Animal welfare proponents should be rather enthusiastic about this latest bit of news out of Washington. (And please note that I use the term “animal welfare” rather than “animal rights.” Animals don’t have rights under our system of laws except where assigned by people.) A bipartisan bill to make severe cases of animal cruelty a felony seems to be building up a head of steam and might make it over the finish line this time. Questions linger over how appropriate it is for the federal government to dive down this particular rabbit hole, but you’d be hard pressed to find too many politicians willing to cast a vote against preventing the torturing of pets. (CBS News)

Two members of the U.S. House of Representatives re-introduced a bill last week that would make malicious acts of animal cruelty a felony nationwide. A person convicted of the crime could face a fine or up to seven years in prison, or both.

The bill, known as the Preventing Animal Cruel and Torture (PACT) Act, is co-sponsored by Democrat Ted Deutch and Republican Vern Buchanan. PACT would criminalize “crushing, burning, drowning, suffocating and impaling animals.” The measure would also address bestiality and other attempts to sexually exploit animals.

Deutch tweeted, “We will get this done. It’s bipartisan, common-sense policy that will protect our animals.”

His congressional colleague, Buchanan, also said that protecting animals from cruelty is a “top priority” for him.

The last time this bill was submitted it attracted nearly 300 sponsors, in addition to endorsements from law enforcement agencies across the nation. It wound up being frozen in committee by Bob Goodlatte so it never came up for a floor vote. But Goodlatte is gone now and the bill’s supporters appear more confident.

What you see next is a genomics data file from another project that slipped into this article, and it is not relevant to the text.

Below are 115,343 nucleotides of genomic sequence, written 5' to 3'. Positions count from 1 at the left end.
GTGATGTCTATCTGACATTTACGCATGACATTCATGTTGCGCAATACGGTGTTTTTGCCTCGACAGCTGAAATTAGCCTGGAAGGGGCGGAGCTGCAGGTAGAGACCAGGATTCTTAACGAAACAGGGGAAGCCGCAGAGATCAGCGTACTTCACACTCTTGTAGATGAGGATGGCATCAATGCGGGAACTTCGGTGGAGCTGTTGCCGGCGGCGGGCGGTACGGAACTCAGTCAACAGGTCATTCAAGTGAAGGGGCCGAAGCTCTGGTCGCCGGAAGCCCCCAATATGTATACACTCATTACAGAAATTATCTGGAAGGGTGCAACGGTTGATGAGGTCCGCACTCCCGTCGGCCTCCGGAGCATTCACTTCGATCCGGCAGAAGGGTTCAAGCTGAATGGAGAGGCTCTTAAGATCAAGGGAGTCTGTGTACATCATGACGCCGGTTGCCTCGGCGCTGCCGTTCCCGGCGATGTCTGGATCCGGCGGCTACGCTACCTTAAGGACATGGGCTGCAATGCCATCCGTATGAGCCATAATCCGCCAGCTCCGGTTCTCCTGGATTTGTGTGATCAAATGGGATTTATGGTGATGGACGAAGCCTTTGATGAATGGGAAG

My immediate response from nothing more than an emotional angle is to be all in favor of this bill. I spent too many years volunteering at animal shelters and occasionally working with animal control officers to not have this be a hot button topic for me. Stiff punishments for people who torture and grossly abuse helpless animals, particularly dogs and cats, seem like something that’s long overdue.

But with all that said, this issue is complicated for two reasons. The first is a question of being faithful to small government, conservative principles. Where in the Constitution does the federal government find the power to make such a law? The answer is nowhere. That makes it sound like a power that’s reserved to the States respectively, or to the people. (That phrase is supposed to ring a bell for all of you elected officials, by the way.)

But since when has that stopped the federal government? Going back to the late 1800s, Congress has been passing laws right and left that fall well outside of its natural, constitutional boundaries. They almost always do it by invoking transparently laughable claims about the Interstate Commerce clause, and the courts have been abetting them in these schemes to expand federal power all along the way. If Congress was restricted to passing laws within their original purview the entire registry of federal codes would probably be no bigger than the phone book for a modest-sized city. (You can read a decade-old report from the Heritage Foundation about these abuses if you’re not already familiar. Any you younger readers can ask your parents what a phone book is when you finish reading this article.)

At some point, even the most constitutionally minded among us must be tempted to throw up our hands and consider that if you can’t beat them you might as well join them. Heck, let’s just pass the PACT Act and tack on a line on the end about how someone torturing an animal to death in New Jersey might lead to the owner not crossing over into Pennsylvania to buy a bag of dog food. Hence, Commerce Clause approval!

The other question about the PACT Act is more serious. Some people supporting bills like this (and I’m looking at you, PETA), would like to use the laws as a pretense to shut down the farming of cattle, pigs, sheep, chickens, turkeys and other livestock. Sadly, there’s no terribly “kind” method of dispatching an animal prior to processing the meat, but we do need to ensure it’s done as quickly and humanely as possible. Laws like this, if not properly crafted, could be abused in such a fashion.

So I remain conflicted about this bill. Do I go with my heart or with my head? When I figure out the answer I’ll let you know.